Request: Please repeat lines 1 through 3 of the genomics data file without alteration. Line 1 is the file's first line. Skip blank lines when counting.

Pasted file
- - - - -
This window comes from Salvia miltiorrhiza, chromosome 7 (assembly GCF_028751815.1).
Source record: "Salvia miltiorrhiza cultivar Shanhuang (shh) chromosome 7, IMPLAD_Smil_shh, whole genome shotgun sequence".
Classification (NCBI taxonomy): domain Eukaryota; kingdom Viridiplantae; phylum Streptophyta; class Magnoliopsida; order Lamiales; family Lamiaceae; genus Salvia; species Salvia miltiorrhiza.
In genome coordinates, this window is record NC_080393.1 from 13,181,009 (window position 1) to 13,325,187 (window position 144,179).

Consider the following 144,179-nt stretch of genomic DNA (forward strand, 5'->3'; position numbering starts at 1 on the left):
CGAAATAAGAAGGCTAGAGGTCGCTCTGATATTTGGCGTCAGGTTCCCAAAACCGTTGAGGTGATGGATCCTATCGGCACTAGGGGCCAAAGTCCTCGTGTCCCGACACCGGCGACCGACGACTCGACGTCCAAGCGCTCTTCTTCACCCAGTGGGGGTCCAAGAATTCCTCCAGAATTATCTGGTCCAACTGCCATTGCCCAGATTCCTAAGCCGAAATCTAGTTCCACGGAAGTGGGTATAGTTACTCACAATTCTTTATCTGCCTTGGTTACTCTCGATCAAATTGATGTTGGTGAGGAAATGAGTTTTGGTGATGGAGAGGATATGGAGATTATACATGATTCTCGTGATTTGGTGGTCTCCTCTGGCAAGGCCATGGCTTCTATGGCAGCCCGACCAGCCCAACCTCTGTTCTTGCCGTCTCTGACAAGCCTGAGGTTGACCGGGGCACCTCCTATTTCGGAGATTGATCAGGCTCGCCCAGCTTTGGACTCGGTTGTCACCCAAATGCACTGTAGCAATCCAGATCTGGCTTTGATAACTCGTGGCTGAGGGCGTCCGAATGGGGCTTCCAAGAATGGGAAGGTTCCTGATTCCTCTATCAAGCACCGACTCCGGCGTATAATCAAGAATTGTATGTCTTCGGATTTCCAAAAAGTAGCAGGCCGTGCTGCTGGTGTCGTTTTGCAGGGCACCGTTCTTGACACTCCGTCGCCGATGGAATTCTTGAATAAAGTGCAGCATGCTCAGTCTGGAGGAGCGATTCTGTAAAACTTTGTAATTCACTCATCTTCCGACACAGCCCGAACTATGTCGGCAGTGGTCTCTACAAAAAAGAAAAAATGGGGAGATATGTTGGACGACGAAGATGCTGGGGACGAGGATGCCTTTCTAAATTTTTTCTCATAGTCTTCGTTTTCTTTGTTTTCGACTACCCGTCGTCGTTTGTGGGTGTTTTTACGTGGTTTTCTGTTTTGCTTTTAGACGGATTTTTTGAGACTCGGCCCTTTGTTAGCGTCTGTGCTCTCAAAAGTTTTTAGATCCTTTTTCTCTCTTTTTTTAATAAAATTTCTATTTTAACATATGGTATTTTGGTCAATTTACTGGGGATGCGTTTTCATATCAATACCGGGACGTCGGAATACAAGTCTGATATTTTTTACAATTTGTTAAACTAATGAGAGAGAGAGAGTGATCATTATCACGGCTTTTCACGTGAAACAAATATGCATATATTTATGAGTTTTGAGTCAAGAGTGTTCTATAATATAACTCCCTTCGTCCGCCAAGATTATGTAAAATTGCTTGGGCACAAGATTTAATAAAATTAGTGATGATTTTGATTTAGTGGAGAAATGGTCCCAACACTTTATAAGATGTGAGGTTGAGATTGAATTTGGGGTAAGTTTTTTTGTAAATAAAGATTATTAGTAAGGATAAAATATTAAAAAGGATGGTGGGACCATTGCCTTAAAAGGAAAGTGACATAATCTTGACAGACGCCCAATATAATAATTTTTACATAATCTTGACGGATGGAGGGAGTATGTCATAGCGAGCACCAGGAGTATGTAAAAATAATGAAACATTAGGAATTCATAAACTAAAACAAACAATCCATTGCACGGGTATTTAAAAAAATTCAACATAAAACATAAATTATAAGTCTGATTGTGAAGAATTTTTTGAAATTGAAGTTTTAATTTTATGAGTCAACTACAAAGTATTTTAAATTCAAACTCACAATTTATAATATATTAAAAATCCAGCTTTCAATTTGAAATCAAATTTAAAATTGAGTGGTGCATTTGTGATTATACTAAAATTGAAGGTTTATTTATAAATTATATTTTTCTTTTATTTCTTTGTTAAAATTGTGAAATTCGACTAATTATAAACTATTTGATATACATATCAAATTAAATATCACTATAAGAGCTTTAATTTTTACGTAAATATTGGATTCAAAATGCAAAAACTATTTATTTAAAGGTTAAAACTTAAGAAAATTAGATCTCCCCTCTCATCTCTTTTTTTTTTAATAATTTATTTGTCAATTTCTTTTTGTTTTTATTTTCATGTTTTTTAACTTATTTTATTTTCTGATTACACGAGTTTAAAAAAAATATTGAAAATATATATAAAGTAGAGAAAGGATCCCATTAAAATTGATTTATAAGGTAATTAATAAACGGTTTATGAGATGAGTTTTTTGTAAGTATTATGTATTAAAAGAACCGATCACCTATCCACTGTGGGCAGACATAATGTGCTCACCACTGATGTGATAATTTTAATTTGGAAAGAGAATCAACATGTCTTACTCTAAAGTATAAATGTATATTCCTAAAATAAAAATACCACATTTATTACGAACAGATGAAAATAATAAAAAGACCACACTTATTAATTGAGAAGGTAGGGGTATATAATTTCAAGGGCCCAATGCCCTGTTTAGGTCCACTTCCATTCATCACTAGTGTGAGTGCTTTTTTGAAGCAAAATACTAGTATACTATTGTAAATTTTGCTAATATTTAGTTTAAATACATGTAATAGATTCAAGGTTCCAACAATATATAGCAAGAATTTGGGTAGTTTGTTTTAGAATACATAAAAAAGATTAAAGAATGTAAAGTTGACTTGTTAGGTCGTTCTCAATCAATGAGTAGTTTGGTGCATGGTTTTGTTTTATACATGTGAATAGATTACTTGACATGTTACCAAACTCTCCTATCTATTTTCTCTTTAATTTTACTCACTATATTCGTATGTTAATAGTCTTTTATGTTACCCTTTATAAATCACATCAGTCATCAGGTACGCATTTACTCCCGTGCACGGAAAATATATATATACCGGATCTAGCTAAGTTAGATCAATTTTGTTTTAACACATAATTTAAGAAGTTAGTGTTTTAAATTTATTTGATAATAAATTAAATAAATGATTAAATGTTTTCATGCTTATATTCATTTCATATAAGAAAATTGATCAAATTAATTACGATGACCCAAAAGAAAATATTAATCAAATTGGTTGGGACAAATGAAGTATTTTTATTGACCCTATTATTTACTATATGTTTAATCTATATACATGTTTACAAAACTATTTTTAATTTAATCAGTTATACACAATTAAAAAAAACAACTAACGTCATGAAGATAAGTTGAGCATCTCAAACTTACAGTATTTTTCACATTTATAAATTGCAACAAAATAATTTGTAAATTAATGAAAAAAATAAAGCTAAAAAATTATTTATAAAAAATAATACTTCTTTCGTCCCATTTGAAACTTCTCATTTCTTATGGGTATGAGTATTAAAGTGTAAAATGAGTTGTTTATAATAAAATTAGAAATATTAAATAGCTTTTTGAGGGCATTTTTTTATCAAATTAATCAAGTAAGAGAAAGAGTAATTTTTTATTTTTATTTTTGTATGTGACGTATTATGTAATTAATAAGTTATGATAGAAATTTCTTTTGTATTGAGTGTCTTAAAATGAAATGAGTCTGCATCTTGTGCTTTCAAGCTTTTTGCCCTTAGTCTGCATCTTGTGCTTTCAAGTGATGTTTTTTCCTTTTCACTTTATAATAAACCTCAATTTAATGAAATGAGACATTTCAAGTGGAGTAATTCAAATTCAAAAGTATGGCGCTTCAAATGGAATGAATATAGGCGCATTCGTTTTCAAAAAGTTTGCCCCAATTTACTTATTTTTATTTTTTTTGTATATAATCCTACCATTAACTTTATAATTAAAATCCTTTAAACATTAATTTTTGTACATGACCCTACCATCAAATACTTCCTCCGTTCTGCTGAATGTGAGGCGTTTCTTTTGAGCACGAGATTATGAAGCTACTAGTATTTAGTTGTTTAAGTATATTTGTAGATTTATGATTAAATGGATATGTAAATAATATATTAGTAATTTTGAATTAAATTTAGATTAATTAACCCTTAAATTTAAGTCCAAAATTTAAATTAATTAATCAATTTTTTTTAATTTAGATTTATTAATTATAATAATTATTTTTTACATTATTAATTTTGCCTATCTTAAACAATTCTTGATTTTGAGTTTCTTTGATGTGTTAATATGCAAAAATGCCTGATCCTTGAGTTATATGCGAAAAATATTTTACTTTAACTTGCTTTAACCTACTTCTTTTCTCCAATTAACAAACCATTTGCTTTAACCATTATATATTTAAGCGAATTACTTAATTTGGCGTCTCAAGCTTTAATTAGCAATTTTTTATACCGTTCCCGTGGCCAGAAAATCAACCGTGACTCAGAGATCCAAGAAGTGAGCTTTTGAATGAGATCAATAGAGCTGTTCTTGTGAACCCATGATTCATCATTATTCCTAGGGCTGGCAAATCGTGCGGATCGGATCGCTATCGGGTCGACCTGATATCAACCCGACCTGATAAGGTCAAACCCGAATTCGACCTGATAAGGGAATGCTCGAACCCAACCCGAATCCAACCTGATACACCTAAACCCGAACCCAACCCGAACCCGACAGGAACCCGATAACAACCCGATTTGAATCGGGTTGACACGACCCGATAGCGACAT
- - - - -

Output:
This window comes from Salvia miltiorrhiza, chromosome 7 (assembly GCF_028751815.1).
Source record: "Salvia miltiorrhiza cultivar Shanhuang (shh) chromosome 7, IMPLAD_Smil_shh, whole genome shotgun sequence".
Classification (NCBI taxonomy): domain Eukaryota; kingdom Viridiplantae; phylum Streptophyta; class Magnoliopsida; order Lamiales; family Lamiaceae; genus Salvia; species Salvia miltiorrhiza.